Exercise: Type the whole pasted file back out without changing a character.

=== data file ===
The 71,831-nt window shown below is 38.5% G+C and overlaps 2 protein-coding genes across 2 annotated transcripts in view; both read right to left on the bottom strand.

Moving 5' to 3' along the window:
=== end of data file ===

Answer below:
The 71,831-nt window shown below is 38.5% G+C and overlaps 2 protein-coding genes across 2 annotated transcripts in view; both read right to left on the bottom strand.

Moving 5' to 3' along the window: